Recently, Gov. Mark Gordon endorsed a northern Colorado county’s desire to secede from Colorado and become part of Wyoming. In response, a group of (fictional) Teton County residents offer the following counter-proposal: Instead of a one-way deal, execute a county-for-county trade and make Teton County the “Upper Peninsula of Colorado.”
“Just like Weld County in Colorado, we don’t fit in with the rest of our state,” said carpenter Diego Ripper from Jackson Hole, a mountain community in Teton County that votes more Democratic by several orders of magnitude than the rest of Wyoming. Ripper’s group, Leavers for an Economically Feasible Tetons, call themselves “billionaire wilderness refugees,” acknowledging the community’s vast income inequality as described in Justin Farrell’s 2020 book about Jackson Hole. However, LEFT members believe the county swap could help alleviate the community’s widening income gap.
“We estimate that Teton County could generate at least $500M in revenues for Colorado, under their tax system,” said accountant Jerry Gaper, noting that Wyoming doesn’t levy an individual or corporate income tax on Teton County’s wealthy residents.
However, LEFT maintains that they have more to offer than just the highest per capita income of any county in the country as noted in Farrell’s book. “We are a young, healthy and diverse community with a modern, integrated economy,” said software engineer and snowboarder Olivia Crail. “It doesn’t seem like anyone on the state level wants that.”
“We could help Colorado meet its clean energy goals, as our energy is mostly hydro- and wind-generated,” said solar installer Jeremy Brahthel. “And add another couple million in taxes with all the weed we consume.” To date, Wyoming’s Legislature has refused to pass a law making even medical marijuana legal.
Teton County is home to two first-class national parks, Grand Teton and Yellowstone, that attract over 4 million visitors annually. Valuing wildlife and the environment has created a strong economy while the rest of the state’s dependence on the fossil fuel industry is causing state and local budgets to hemorrhage. Many have already been slashed.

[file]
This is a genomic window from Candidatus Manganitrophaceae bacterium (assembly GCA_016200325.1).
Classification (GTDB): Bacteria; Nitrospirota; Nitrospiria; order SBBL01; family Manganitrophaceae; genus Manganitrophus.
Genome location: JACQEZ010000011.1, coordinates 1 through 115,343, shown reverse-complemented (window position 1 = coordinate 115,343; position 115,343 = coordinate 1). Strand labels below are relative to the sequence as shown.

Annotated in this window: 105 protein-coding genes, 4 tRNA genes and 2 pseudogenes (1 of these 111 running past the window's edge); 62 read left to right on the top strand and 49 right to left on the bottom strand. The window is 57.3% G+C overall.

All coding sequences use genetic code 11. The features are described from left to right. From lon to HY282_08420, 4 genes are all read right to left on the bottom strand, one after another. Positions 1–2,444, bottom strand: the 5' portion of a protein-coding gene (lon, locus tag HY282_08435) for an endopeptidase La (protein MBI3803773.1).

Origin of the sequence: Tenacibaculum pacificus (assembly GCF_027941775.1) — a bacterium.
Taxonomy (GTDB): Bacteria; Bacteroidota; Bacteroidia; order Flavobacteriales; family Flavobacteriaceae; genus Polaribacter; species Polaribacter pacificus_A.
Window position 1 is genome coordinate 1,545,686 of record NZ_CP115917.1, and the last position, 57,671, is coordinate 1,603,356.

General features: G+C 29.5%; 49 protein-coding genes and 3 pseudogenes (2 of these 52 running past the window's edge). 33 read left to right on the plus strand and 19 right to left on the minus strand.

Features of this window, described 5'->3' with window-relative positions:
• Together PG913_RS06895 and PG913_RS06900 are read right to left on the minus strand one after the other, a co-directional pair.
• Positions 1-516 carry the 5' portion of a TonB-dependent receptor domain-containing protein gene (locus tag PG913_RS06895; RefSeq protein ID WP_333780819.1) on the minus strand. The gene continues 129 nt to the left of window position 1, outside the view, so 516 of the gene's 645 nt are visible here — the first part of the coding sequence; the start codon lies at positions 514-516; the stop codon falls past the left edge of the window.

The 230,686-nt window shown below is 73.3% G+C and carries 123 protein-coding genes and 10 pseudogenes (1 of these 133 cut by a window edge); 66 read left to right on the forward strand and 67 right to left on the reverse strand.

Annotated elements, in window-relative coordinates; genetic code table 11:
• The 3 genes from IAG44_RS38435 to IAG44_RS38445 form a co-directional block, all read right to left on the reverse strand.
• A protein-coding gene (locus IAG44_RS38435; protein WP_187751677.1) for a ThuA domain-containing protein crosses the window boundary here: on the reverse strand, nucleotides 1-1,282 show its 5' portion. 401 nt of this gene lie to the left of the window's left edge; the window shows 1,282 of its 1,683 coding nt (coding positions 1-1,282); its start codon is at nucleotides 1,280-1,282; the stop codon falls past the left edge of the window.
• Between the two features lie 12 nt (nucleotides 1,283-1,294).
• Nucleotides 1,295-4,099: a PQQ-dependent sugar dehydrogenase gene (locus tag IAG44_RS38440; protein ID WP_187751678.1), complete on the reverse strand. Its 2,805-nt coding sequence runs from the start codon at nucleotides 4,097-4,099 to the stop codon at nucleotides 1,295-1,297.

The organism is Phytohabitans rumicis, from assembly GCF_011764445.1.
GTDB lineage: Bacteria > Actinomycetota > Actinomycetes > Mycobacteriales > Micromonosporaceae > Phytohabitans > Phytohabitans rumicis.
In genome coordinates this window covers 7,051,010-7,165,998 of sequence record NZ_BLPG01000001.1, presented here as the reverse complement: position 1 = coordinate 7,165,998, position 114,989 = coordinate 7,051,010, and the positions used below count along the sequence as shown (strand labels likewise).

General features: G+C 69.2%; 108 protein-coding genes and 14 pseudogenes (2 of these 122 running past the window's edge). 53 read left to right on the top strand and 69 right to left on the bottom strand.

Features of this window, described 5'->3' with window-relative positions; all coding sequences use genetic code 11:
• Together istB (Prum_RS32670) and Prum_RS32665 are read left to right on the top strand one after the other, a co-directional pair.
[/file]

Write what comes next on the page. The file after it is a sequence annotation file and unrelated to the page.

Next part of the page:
“We generate more than $200 million in property and sales taxes, a lot of which goes back to the state. But Cheyenne’s response is to threaten to put casinos next to our national parks,” said ecotour guide and avid angler Callie Batis. “We think Colorado’s tourism and outdoor recreation folks would really get behind this idea.” LEFT has invited Colorado Gov. Jared Polis to tour the county. “We won’t forget to show him Grand Targhee, either,” added Batis.
When asked how it would work for Colorado to claim to be the new home of Yellowstone National Park, web marketing specialist Emily Locoro said, “Montanans want you to believe Yellowstone is in their state, this wouldn’t be any different.”
“The Wyoming Legislature is a gut-shot elk, stunned and stumbling back to a safe hiding place in anticipation that the burning will just go away, eventually,” said backcountry hunter and financial analyst Tom Booney. “But they’re just going to bleed out, cutting education funding instead of modernizing the tax system.”
“This makes it hard for us to recruit good teachers. Wyoming’s leaders want to believe we can make coal great again. How did that work out over the past four years?” observed Wilson mom Aubrey Etan.
“We could finally have state funding for pre-kindergarten,” chipped in Maria Dama Trabajador, who works three different jobs most of the year.
Asked about potential downsides for Wyoming in this exchange, 90-day-wonder Peter Panning replied, “To be honest, I don’t know why Gov. Gordon would want to expand the state population by more than 50% — more than 300,000 people live in Weld County. With our current tax structure, that will cost Wyoming billions of dollars more than the revenue it brings in. And doubling down on the oil and gas industry is so yesterday.”
“I guess they could tax all the wind development out there,” said foundation officer and skier Bunny Silver Fox. “That’ll be popular.”